And so, Adam Cancryn reports on the centrist Democrats plotting with Big Medical to strangle the Medicare-for-all effort:

Deep-pocketed hospital, insurance, and other lobbies are plotting to crush progressives’ hopes of expanding the government’s role in health care once they take control of the …read more

Source:: The Week – Politics


Walters: Will harassment case impact Sen. Kamala Harris’ political future?

Former policeman Larry Wallace hitched his wagon to a politician on the fast track when he went to work for Kamala Harris.

She was San Francisco’s district attorney at the time, and he was her personal driver. But she was clearly destined for bigger things and when Harris became California’s attorney general, she appointed Wallace to a top Justice Department position, director of the Division of Law Enforcement.

Wallace not only managed the state’s corps of criminal investigators, but also Harris’ personal security team and often was at her side during public appearances.

Harris’ political career continued on an upward trajectory. Two years ago, she easily captured a U.S. Senate seat and Wallace once again followed her, becoming one of her senior advisers and obviously helping prepare her for a potential presidential bid in 2020.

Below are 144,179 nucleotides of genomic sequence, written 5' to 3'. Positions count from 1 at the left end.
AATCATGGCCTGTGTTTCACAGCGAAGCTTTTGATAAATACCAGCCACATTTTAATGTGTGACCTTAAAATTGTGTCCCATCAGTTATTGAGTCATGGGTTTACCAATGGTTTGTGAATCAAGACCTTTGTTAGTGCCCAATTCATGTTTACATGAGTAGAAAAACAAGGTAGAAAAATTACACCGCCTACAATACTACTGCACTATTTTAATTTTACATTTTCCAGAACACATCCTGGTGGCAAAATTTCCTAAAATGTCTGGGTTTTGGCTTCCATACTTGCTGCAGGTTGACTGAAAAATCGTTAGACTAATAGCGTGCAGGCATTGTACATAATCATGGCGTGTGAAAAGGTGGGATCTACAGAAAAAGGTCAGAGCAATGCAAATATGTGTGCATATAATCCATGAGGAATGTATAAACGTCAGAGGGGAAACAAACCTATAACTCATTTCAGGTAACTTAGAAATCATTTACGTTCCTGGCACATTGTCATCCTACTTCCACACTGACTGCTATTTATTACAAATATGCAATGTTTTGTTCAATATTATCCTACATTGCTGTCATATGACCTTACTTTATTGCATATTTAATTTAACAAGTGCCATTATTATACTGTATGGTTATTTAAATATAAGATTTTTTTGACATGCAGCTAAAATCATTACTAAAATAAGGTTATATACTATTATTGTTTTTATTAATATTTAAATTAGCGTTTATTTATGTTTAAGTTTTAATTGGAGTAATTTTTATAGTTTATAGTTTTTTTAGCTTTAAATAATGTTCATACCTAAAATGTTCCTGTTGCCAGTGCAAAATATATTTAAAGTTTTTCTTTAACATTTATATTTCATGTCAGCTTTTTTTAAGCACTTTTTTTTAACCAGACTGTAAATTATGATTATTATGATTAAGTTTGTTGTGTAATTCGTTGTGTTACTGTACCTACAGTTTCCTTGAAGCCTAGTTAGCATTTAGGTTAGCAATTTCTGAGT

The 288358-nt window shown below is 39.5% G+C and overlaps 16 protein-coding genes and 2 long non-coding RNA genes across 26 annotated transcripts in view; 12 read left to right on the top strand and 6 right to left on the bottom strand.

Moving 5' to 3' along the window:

The ex-cop’s political career ended abruptly last week when he resigned after the Sacramento Bee asked Harris’ office about a $400,000 payment – of taxpayers’ funds – to a woman who had accused Wallace of harassment during his time in the attorney general’s office.

Danielle Hartley, who had been Wallace’s executive assistant, filed a lawsuit on Dec. 30, 2016, while Harris was in her final days as attorney general, alleging that she had been subjected to demeaning behavior by her boss.